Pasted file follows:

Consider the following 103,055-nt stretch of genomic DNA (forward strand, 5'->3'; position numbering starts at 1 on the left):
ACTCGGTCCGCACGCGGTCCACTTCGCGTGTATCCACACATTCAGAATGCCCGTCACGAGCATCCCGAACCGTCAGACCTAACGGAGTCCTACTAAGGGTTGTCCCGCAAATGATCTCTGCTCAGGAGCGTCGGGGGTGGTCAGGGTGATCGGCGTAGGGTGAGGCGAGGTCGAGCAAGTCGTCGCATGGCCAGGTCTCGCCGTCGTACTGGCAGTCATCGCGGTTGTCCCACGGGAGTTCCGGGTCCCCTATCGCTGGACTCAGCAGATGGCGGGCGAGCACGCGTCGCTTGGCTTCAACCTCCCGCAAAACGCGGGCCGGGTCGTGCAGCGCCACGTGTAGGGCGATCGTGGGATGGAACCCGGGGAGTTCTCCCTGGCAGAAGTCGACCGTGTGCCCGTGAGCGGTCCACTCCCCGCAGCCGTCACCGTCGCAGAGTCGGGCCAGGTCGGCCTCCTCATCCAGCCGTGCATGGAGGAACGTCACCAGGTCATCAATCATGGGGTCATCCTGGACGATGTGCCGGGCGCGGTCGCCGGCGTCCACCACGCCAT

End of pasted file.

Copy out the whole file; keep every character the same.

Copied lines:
Consider the following 103,055-nt stretch of genomic DNA (forward strand, 5'->3'; position numbering starts at 1 on the left):
ACTCGGTCCGCACGCGGTCCACTTCGCGTGTATCCACACATTCAGAATGCCCGTCACGAGCATCCCGAACCGTCAGACCTAACGGAGTCCTACTAAGGGTTGTCCCGCAAATGATCTCTGCTCAGGAGCGTCGGGGGTGGTCAGGGTGATCGGCGTAGGGTGAGGCGAGGTCGAGCAAGTCGTCGCATGGCCAGGTCTCGCCGTCGTACTGGCAGTCATCGCGGTTGTCCCACGGGAGTTCCGGGTCCCCTATCGCTGGACTCAGCAGATGGCGGGCGAGCACGCGTCGCTTGGCTTCAACCTCCCGCAAAACGCGGGCCGGGTCGTGCAGCGCCACGTGTAGGGCGATCGTGGGATGGAACCCGGGGAGTTCTCCCTGGCAGAAGTCGACCGTGTGCCCGTGAGCGGTCCACTCCCCGCAGCCGTCACCGTCGCAGAGTCGGGCCAGGTCGGCCTCCTCATCCAGCCGTGCATGGAGGAACGTCACCAGGTCATCAATCATGGGGTCATCCTGGACGATGTGCCGGGCGCGGTCGCCGGCGTCCACCACGCCAT